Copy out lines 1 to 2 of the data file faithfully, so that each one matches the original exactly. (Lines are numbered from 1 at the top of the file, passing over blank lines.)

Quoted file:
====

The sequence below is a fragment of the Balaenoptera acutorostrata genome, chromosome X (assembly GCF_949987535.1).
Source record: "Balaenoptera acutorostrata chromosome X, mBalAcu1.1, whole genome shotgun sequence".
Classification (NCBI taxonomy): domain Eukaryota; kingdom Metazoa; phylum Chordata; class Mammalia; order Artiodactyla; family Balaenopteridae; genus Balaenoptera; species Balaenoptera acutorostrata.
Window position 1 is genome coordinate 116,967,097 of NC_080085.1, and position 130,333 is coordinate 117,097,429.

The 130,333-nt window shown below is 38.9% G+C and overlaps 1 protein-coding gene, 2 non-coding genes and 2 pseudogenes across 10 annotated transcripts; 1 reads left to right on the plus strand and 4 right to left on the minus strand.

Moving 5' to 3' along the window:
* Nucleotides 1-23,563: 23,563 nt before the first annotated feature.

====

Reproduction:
The sequence below is a fragment of the Balaenoptera acutorostrata genome, chromosome X (assembly GCF_949987535.1).
Source record: "Balaenoptera acutorostrata chromosome X, mBalAcu1.1, whole genome shotgun sequence".